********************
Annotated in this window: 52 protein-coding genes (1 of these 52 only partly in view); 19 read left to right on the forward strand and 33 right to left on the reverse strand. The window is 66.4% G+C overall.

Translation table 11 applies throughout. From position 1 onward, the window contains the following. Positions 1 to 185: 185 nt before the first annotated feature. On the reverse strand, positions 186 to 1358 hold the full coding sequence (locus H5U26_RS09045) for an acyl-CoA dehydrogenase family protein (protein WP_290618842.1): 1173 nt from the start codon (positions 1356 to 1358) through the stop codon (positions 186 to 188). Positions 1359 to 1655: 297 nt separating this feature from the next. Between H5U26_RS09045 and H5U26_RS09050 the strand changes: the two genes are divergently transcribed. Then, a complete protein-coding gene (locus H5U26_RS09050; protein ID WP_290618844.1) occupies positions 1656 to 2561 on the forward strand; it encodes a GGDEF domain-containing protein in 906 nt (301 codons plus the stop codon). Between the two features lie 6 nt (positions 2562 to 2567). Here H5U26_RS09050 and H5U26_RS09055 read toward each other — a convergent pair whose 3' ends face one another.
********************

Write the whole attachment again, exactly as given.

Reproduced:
Annotated in this window: 52 protein-coding genes (1 of these 52 only partly in view); 19 read left to right on the forward strand and 33 right to left on the reverse strand. The window is 66.4% G+C overall.

Translation table 11 applies throughout. From position 1 onward, the window contains the following. Positions 1 to 185: 185 nt before the first annotated feature. On the reverse strand, positions 186 to 1358 hold the full coding sequence (locus H5U26_RS09045) for an acyl-CoA dehydrogenase family protein (protein WP_290618842.1): 1173 nt from the start codon (positions 1356 to 1358) through the stop codon (positions 186 to 188). Positions 1359 to 1655: 297 nt separating this feature from the next. Between H5U26_RS09045 and H5U26_RS09050 the strand changes: the two genes are divergently transcribed. Then, a complete protein-coding gene (locus H5U26_RS09050; protein ID WP_290618844.1) occupies positions 1656 to 2561 on the forward strand; it encodes a GGDEF domain-containing protein in 906 nt (301 codons plus the stop codon). Between the two features lie 6 nt (positions 2562 to 2567). Here H5U26_RS09050 and H5U26_RS09055 read toward each other — a convergent pair whose 3' ends face one another.